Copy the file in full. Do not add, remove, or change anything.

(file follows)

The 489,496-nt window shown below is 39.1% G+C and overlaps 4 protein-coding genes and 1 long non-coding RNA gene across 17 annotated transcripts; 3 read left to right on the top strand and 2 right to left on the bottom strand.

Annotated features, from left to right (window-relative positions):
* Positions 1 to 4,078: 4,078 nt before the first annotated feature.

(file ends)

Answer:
The 489,496-nt window shown below is 39.1% G+C and overlaps 4 protein-coding genes and 1 long non-coding RNA gene across 17 annotated transcripts; 3 read left to right on the top strand and 2 right to left on the bottom strand.

Annotated features, from left to right (window-relative positions):
* Positions 1 to 4,078: 4,078 nt before the first annotated feature.